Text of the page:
Here are ten ways to help you eat healthier.
1. Enjoy your food
A little of what you fancy helps in keeping to a healthy diet. But too many indulgences will only make you feel unwell over time. Keep some foods as occasional treats – that means they retain their value as something to look forward to.
2. Eat a variety of foods
Eat from the main food groups to ensure your diet contains as many different nutrients as possible. This means lots of fruits and vegetables and enough starchy foods for energy- grainy or brown carbohydrate foods are particularly healthy.
Also include some calcium-rich foods in your diet such as dairy foods.
Protein foods, such as meat, fish, eggs, or vegetarian protein foods such as beans, lentils or meat substitute products.
3. Become ‘salt aware’
Be cautious with the amount of salt you add during cooking or at the table. If food seems to taste a bit bland, choose an alternative to salt such as adding spices or dried/fresh herbs during cooking, or using a dash of lemon juice. Many products have information about salt content on the front of the packet: try to choose those that contain less salt.
4. Drink adequate amounts
This does not just need to be water, although the stuff out the tap really is the best way to hydrate. Cups of tea or coffee or well-diluted squash are all excellent ways to get enough fluid. Fruit juice/smoothies are fine in small amounts, but they can be a concentrated source of sugars and calories, and are not always as hydrating. It is important to drink a bit more in hot weather. If your urine is a pale-straw colour, then you are drinking enough.
5. Get your daily dose of Vitamin D
This vitamin is important for good bone health. Many people get vitamin D from exposure of skin to sun, so getting outside on a sunny day is important. Skin becomes less efficient at producing vitamin D as you get older – official advice states that everyone over the age of 65 should take a daily supplement of vitamin D (10 micrograms per day). Oily fish, fortified margarine, and eggs contain vitamin D, so try to eat some of these regularly.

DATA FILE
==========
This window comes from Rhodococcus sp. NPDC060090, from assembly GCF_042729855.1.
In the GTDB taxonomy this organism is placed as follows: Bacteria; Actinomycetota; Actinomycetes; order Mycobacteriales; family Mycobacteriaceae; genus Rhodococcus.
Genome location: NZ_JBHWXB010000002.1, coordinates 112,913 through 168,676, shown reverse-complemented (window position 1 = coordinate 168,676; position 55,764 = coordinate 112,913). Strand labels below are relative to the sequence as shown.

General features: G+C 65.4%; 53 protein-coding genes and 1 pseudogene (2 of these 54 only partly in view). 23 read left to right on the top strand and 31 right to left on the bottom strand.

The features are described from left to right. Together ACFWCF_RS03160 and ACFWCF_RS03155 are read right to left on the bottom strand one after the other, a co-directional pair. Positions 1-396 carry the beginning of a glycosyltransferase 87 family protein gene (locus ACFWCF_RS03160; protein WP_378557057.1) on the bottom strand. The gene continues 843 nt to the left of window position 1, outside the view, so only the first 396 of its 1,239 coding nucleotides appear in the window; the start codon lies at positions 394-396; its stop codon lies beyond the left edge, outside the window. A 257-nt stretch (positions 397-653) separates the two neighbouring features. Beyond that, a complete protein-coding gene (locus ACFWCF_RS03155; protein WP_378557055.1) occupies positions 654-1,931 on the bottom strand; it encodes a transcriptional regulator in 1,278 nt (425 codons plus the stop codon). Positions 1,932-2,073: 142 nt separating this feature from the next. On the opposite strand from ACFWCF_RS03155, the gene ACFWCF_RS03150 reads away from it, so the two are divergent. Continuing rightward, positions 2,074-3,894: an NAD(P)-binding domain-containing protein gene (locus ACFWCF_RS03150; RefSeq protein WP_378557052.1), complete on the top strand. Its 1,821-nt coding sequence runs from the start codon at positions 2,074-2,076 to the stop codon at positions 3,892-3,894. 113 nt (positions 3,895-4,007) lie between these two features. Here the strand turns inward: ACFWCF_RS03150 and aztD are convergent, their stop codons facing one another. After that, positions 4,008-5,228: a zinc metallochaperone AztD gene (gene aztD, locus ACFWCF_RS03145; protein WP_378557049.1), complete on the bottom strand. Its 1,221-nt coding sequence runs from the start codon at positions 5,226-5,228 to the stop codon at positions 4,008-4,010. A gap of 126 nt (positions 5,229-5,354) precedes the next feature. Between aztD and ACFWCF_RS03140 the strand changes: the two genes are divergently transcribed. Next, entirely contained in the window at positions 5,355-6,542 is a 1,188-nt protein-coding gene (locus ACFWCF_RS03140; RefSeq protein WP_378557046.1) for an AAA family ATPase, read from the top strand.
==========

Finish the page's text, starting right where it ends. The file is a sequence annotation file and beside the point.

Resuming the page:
6. Increase your fibre intake
The best way to do this is to have oats/grainy-brown cereals for breakfast, and then lots of fruits, vegetables and salads throughout the day. Fruits can be tinned, stewed, mashed or baked; vegetables can be tinned or from frozen, in soups/stews or as sides. Drinking enough helps fibre to fill out. If being constipated is a problem, choosing a bran cereal for breakfast is helpful, as is opting for wholemeal bread.
7. Keep a stock of basic food items
This will help you to eat well even if you can’t get to the shops. It is helpful to have foods in the cupboard that are easy to open and quick to prepare, such as tinned and long life foods. Keep a list of usual favourite foods to allow family members/carers to more easily buy foods you like should you be feeling unwell.
Local grocery stores may also be able to deliver food to you if you are unable to visit the shops.
8. Try not to skip meals
Have breakfast and if appetite is low, to have light snack meals later in the day rather than eating late at night and then not being able to eat in the morning. If you cannot face a cooked meal, then snack on small portions of nutritious foods such as tinned fruit, custard, egg and toast or a small portion of plain rice or pasta with a few beans or tomatoes.
9. Alcohol in moderation
Small amounts of wine with meals can add to enjoyment of the food, and also help relaxation. However larger amounts of alcoholic drink depresses appetite and depresses mood, and regularly drinking to excess leads to many health problems. Try to keep to the safe drinking limits, and try to have a least several days a week without alcohol.
10. Supplements can be helpful
Supplements only ‘supplement’ nutrients in the diet – they do not replace many of the essential components found in a balanced diet. A vitamin D supplement is recommended. If appetite is poor, or getting enough of some food groups is a challenge, then a general one-a-day multivitamin product helps to ensure adequate consumption of nutrients. Fish oil supplements are a useful additional source of omega 3 fatty acids – especially for people who are not keen on the one-a-week portion of oily fish, which is recommended for good health.
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No patient/doctor relationship is to be inferred and you should seek medical advice from a qualified practitioner.
Nothing on this site should be used as a substitute for competent advice from a qualified medical practitioner.